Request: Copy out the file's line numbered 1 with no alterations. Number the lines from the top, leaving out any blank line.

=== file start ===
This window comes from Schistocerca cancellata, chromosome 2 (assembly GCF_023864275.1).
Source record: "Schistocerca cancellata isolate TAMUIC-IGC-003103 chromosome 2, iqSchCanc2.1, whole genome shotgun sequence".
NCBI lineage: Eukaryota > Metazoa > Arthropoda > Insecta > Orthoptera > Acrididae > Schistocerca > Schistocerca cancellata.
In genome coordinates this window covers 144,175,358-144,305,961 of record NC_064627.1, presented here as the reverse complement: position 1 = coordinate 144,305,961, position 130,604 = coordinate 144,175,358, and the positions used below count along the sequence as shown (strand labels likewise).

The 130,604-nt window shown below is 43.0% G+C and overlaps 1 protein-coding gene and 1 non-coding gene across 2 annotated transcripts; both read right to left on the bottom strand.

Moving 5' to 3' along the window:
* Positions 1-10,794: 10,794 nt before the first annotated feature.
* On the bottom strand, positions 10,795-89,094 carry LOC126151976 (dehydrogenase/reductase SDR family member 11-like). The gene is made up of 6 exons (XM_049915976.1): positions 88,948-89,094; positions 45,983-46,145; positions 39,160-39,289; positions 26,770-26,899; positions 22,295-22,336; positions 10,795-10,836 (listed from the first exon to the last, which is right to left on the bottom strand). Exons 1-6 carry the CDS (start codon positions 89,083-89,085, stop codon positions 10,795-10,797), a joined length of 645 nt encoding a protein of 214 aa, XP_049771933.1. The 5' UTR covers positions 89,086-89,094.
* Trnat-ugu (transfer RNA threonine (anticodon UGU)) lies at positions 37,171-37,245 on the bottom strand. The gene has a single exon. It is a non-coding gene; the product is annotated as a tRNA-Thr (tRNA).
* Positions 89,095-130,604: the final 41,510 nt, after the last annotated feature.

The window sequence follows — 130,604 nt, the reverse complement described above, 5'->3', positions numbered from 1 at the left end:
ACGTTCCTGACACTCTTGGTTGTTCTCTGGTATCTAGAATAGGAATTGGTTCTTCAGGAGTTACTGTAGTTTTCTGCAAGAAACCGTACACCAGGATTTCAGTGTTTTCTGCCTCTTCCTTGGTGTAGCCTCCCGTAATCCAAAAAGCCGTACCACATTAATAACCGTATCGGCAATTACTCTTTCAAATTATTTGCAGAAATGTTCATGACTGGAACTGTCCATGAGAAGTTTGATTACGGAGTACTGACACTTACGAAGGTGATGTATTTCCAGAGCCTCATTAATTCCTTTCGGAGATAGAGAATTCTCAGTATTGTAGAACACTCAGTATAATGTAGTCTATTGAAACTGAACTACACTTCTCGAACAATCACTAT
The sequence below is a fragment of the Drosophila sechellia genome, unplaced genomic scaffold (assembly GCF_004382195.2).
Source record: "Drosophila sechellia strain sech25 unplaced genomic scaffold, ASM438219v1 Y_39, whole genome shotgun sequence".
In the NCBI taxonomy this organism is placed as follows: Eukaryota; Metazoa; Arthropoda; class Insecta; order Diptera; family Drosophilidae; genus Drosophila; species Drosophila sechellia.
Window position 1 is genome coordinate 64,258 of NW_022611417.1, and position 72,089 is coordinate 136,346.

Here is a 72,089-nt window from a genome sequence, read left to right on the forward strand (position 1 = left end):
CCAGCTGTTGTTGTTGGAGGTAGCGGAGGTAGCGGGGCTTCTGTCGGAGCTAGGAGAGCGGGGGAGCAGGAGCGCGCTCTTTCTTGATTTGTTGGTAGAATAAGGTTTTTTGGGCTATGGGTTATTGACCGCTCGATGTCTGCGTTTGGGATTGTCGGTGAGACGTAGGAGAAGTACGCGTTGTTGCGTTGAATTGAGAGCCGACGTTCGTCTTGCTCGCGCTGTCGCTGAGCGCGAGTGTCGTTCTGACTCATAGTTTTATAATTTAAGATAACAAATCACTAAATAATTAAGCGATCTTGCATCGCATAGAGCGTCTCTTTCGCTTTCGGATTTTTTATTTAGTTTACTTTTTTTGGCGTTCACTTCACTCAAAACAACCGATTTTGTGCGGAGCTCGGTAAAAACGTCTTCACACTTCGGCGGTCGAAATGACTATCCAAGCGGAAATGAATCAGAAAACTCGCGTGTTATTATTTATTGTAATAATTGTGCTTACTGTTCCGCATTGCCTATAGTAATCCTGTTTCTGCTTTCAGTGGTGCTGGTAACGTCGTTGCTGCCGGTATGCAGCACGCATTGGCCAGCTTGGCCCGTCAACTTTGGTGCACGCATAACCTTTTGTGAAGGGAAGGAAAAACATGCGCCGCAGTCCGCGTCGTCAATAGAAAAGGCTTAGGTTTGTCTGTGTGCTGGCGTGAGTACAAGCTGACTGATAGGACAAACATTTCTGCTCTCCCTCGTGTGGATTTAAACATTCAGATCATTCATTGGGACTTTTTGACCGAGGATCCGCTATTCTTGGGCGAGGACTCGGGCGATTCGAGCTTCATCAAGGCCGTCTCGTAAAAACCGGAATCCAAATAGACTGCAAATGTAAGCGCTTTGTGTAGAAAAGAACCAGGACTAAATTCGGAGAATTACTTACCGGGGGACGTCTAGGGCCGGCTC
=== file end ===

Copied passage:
This window comes from Schistocerca cancellata, chromosome 2 (assembly GCF_023864275.1).